The Six A’s of Designing Projects

Does the project emanate from a problem or question that has meaning to the student?
Is it a problem or question that might actually be tackled by an adult at work or in the community?
Do students create or produce something that has personal or social value, beyond the school setting?

Academic Rigor
Does the project lead students to acquire and apply knowledge central to one or more discipline or content area?
Does it challenge students to use methods of inquiry central to one or more discipline (e.g., to think like a scientist)?
Do students develop higher order thinking skills and habits of mind (searching for evidence, taking different perspectives, and the like)?

Applied Learning
Are students solving a semi-structured problem (designing a product, improving a system, organizing an event, for instance) that is grounded in a context of life and work beyond the school walls?
Does the project lead students to acquire and use competencies expected in high-performance work organizations (such as teamwork, appropriate use of technology, problem-solving, communications)?
Does the work require students to develop organizational and self-management skills?

Active Exploration
Do students spend significant amounts of time doing field-based work?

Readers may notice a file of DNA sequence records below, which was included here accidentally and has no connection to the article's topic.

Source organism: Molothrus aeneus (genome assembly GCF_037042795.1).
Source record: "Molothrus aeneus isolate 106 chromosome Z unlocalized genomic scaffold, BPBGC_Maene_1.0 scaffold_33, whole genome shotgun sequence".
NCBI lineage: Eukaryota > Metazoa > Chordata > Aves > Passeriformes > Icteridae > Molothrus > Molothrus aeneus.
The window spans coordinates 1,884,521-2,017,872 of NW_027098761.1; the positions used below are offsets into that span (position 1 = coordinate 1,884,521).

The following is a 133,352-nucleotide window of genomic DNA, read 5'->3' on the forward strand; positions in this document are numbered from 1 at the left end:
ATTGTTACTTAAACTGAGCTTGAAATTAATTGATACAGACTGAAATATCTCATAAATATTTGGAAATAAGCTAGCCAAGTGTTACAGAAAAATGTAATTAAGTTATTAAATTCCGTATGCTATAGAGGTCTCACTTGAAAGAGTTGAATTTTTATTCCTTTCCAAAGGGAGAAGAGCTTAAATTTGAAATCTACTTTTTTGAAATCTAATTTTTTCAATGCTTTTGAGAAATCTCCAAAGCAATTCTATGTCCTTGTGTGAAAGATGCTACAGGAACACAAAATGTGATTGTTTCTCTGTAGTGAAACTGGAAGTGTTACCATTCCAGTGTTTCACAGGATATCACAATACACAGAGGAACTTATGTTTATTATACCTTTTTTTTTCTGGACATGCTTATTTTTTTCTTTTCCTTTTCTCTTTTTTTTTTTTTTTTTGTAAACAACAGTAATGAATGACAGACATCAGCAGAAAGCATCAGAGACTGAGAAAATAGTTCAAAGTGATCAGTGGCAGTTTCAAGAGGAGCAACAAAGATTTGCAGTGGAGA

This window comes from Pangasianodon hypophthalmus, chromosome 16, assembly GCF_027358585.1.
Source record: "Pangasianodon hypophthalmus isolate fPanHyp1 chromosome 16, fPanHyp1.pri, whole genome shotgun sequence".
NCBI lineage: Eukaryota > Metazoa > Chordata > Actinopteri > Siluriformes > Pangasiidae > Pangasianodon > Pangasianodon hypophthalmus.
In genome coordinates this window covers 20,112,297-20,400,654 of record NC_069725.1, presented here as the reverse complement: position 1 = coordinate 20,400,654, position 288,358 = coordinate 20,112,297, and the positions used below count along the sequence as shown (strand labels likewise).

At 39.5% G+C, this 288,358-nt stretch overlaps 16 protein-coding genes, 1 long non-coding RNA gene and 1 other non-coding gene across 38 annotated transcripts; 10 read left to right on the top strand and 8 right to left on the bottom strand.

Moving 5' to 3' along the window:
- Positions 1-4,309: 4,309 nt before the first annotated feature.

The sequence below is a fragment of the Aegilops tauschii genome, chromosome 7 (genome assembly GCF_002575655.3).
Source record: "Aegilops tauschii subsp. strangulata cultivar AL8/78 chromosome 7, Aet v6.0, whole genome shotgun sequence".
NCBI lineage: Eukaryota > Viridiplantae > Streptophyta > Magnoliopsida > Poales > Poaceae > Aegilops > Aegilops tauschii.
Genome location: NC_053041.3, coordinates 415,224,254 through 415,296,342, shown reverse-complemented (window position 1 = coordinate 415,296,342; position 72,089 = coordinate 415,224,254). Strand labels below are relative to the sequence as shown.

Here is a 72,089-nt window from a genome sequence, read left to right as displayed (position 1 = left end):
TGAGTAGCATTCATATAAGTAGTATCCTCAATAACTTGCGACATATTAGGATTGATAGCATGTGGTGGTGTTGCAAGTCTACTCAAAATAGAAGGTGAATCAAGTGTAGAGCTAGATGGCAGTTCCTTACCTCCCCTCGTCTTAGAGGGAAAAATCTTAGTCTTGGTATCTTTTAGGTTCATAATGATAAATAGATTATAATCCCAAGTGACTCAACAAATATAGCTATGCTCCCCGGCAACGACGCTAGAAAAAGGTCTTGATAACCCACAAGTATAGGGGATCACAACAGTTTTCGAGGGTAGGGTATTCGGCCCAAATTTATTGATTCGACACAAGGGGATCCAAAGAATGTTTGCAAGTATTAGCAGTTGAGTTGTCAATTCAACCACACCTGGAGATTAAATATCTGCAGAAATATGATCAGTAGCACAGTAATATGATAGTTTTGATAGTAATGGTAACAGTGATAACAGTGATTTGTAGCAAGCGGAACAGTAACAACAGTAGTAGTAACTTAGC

Does the project require students to engage in real investigation, using a variety of methods, media, and sources?
Are students expected to communicate what they are learning through presentations? Adult Connections
Do students have opportunities to meet and observe adults with relevant expertise and experience?
Does the work of adults become more visible to students?
Do adults from outside the classroom help students develop a sense of the real-world standards for this type of work?

Assessment Practices
Do students have opportunities to review exemplars of similar work products?
Are there clear milestones or products at the completion of each distinct phase of the work, culminating in an exhibition, portfolio, or presentation?
Do students receive timely feedback on their works in progress and engage in periodic, structured self-assessment using clear project criteria that they have helped to set?

From Adria Steinberg, Real Learning, Real Work: School-to-Work as High School Reform (New York: Routledge, 1997).